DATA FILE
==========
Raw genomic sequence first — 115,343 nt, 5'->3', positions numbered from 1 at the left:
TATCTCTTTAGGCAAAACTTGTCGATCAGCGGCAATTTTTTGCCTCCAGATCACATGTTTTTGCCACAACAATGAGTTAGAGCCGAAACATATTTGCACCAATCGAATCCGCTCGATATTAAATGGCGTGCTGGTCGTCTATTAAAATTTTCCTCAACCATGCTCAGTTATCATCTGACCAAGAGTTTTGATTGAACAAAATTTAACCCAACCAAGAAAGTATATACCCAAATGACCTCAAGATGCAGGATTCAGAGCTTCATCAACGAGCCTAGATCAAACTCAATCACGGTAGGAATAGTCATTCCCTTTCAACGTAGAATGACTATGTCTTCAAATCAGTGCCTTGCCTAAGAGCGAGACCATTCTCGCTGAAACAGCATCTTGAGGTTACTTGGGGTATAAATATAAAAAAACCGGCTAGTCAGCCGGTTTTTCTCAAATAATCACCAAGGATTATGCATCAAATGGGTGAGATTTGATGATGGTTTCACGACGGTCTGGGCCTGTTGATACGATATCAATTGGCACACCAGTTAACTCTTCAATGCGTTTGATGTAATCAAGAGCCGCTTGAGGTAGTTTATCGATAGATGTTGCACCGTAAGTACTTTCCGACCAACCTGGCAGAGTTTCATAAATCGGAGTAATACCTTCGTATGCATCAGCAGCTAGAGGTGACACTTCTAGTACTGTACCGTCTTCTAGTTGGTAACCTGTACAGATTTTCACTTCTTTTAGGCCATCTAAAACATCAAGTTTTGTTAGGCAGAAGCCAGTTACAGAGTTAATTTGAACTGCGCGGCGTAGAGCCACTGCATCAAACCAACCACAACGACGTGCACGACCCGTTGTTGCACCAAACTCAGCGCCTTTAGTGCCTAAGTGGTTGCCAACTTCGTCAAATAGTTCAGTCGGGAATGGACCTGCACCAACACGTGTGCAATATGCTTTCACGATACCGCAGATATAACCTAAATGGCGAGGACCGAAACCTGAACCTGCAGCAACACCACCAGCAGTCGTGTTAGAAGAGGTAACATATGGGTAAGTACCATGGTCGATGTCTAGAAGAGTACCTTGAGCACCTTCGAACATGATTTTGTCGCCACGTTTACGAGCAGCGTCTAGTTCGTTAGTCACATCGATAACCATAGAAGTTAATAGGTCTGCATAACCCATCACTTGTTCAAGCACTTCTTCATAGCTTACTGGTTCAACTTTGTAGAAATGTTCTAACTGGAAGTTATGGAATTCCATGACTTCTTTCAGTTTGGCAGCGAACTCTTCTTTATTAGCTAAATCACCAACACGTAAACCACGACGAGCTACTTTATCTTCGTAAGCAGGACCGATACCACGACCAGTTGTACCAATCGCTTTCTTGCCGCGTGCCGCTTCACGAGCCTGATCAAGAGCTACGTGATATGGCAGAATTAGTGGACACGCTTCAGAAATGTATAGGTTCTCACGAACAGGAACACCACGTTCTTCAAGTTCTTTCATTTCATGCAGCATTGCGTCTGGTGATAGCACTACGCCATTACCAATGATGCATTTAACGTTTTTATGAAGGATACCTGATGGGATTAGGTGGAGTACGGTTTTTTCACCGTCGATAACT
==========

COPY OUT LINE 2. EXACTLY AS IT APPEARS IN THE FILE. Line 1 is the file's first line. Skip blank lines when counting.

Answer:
TATCTCTTTAGGCAAAACTTGTCGATCAGCGGCAATTTTTTGCCTCCAGATCACATGTTTTTGCCACAACAATGAGTTAGAGCCGAAACATATTTGCACCAATCGAATCCGCTCGATATTAAATGGCGTGCTGGTCGTCTATTAAAATTTTCCTCAACCATGCTCAGTTATCATCTGACCAAGAGTTTTGATTGAACAAAATTTAACCCAACCAAGAAAGTATATACCCAAATGACCTCAAGATGCAGGATTCAGAGCTTCATCAACGAGCCTAGATCAAACTCAATCACGGTAGGAATAGTCATTCCCTTTCAACGTAGAATGACTATGTCTTCAAATCAGTGCCTTGCCTAAGAGCGAGACCATTCTCGCTGAAACAGCATCTTGAGGTTACTTGGGGTATAAATATAAAAAAACCGGCTAGTCAGCCGGTTTTTCTCAAATAATCACCAAGGATTATGCATCAAATGGGTGAGATTTGATGATGGTTTCACGACGGTCTGGGCCTGTTGATACGATATCAATTGGCACACCAGTTAACTCTTCAATGCGTTTGATGTAATCAAGAGCCGCTTGAGGTAGTTTATCGATAGATGTTGCACCGTAAGTACTTTCCGACCAACCTGGCAGAGTTTCATAAATCGGAGTAATACCTTCGTATGCATCAGCAGCTAGAGGTGACACTTCTAGTACTGTACCGTCTTCTAGTTGGTAACCTGTACAGATTTTCACTTCTTTTAGGCCATCTAAAACATCAAGTTTTGTTAGGCAGAAGCCAGTTACAGAGTTAATTTGAACTGCGCGGCGTAGAGCCACTGCATCAAACCAACCACAACGACGTGCACGACCCGTTGTTGCACCAAACTCAGCGCCTTTAGTGCCTAAGTGGTTGCCAACTTCGTCAAATAGTTCAGTCGGGAATGGACCTGCACCAACACGTGTGCAATATGCTTTCACGATACCGCAGATATAACCTAAATGGCGAGGACCGAAACCTGAACCTGCAGCAACACCACCAGCAGTCGTGTTAGAAGAGGTAACATATGGGTAAGTACCATGGTCGATGTCTAGAAGAGTACCTTGAGCACCTTCGAACATGATTTTGTCGCCACGTTTACGAGCAGCGTCTAGTTCGTTAGTCACATCGATAACCATAGAAGTTAATAGGTCTGCATAACCCATCACTTGTTCAAGCACTTCTTCATAGCTTACTGGTTCAACTTTGTAGAAATGTTCTAACTGGAAGTTATGGAATTCCATGACTTCTTTCAGTTTGGCAGCGAACTCTTCTTTATTAGCTAAATCACCAACACGTAAACCACGACGAGCTACTTTATCTTCGTAAGCAGGACCGATACCACGACCAGTTGTACCAATCGCTTTCTTGCCGCGTGCCGCTTCACGAGCCTGATCAAGAGCTACGTGATATGGCAGAATTAGTGGACACGCTTCAGAAATGTATAGGTTCTCACGAACAGGAACACCACGTTCTTCAAGTTCTTTCATTTCATGCAGCATTGCGTCTGGTGATAGCACTACGCCATTACCAATGATGCATTTAACGTTTTTATGAAGGATACCTGATGGGATTAGGTGGAGTACGGTTTTTTCACCGTCGATAACT